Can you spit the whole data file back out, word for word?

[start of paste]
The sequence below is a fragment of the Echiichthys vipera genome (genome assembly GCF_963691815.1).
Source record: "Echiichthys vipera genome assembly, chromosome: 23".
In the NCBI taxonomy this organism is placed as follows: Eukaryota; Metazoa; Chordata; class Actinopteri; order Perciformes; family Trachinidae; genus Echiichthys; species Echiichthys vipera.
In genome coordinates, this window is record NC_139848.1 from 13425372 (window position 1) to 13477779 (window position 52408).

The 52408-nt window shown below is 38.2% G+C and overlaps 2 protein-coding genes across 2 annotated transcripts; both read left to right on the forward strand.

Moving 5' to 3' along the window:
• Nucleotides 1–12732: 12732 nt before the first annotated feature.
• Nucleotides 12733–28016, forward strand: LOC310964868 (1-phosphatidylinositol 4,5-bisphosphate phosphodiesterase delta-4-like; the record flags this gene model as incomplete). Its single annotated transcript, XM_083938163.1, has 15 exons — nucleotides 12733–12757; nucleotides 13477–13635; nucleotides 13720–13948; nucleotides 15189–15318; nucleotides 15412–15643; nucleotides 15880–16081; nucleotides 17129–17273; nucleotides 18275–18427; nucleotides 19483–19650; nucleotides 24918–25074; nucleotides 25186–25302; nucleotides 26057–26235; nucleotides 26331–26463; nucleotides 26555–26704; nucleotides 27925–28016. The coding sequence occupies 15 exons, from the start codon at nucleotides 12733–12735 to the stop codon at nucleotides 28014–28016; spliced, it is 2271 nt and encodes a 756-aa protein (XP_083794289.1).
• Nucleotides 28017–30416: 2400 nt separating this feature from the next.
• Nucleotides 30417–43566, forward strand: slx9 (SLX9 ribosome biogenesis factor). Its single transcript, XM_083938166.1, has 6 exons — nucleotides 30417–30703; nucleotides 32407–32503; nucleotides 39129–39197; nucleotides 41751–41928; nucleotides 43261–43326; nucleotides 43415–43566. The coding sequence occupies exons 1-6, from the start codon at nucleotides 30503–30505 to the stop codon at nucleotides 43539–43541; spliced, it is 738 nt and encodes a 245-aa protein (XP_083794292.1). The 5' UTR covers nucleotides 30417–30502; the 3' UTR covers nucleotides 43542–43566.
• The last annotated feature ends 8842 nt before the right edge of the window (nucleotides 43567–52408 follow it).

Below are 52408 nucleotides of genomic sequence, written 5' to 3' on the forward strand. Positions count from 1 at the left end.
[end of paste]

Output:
The sequence below is a fragment of the Echiichthys vipera genome (genome assembly GCF_963691815.1).
Source record: "Echiichthys vipera genome assembly, chromosome: 23".
In the NCBI taxonomy this organism is placed as follows: Eukaryota; Metazoa; Chordata; class Actinopteri; order Perciformes; family Trachinidae; genus Echiichthys; species Echiichthys vipera.
In genome coordinates, this window is record NC_139848.1 from 13425372 (window position 1) to 13477779 (window position 52408).

The 52408-nt window shown below is 38.2% G+C and overlaps 2 protein-coding genes across 2 annotated transcripts; both read left to right on the forward strand.

Moving 5' to 3' along the window:
• Nucleotides 1–12732: 12732 nt before the first annotated feature.
• Nucleotides 12733–28016, forward strand: LOC310964868 (1-phosphatidylinositol 4,5-bisphosphate phosphodiesterase delta-4-like; the record flags this gene model as incomplete). Its single annotated transcript, XM_083938163.1, has 15 exons — nucleotides 12733–12757; nucleotides 13477–13635; nucleotides 13720–13948; nucleotides 15189–15318; nucleotides 15412–15643; nucleotides 15880–16081; nucleotides 17129–17273; nucleotides 18275–18427; nucleotides 19483–19650; nucleotides 24918–25074; nucleotides 25186–25302; nucleotides 26057–26235; nucleotides 26331–26463; nucleotides 26555–26704; nucleotides 27925–28016. The coding sequence occupies 15 exons, from the start codon at nucleotides 12733–12735 to the stop codon at nucleotides 28014–28016; spliced, it is 2271 nt and encodes a 756-aa protein (XP_083794289.1).
• Nucleotides 28017–30416: 2400 nt separating this feature from the next.
• Nucleotides 30417–43566, forward strand: slx9 (SLX9 ribosome biogenesis factor). Its single transcript, XM_083938166.1, has 6 exons — nucleotides 30417–30703; nucleotides 32407–32503; nucleotides 39129–39197; nucleotides 41751–41928; nucleotides 43261–43326; nucleotides 43415–43566. The coding sequence occupies exons 1-6, from the start codon at nucleotides 30503–30505 to the stop codon at nucleotides 43539–43541; spliced, it is 738 nt and encodes a 245-aa protein (XP_083794292.1). The 5' UTR covers nucleotides 30417–30502; the 3' UTR covers nucleotides 43542–43566.
• The last annotated feature ends 8842 nt before the right edge of the window (nucleotides 43567–52408 follow it).

Below are 52408 nucleotides of genomic sequence, written 5' to 3' on the forward strand. Positions count from 1 at the left end.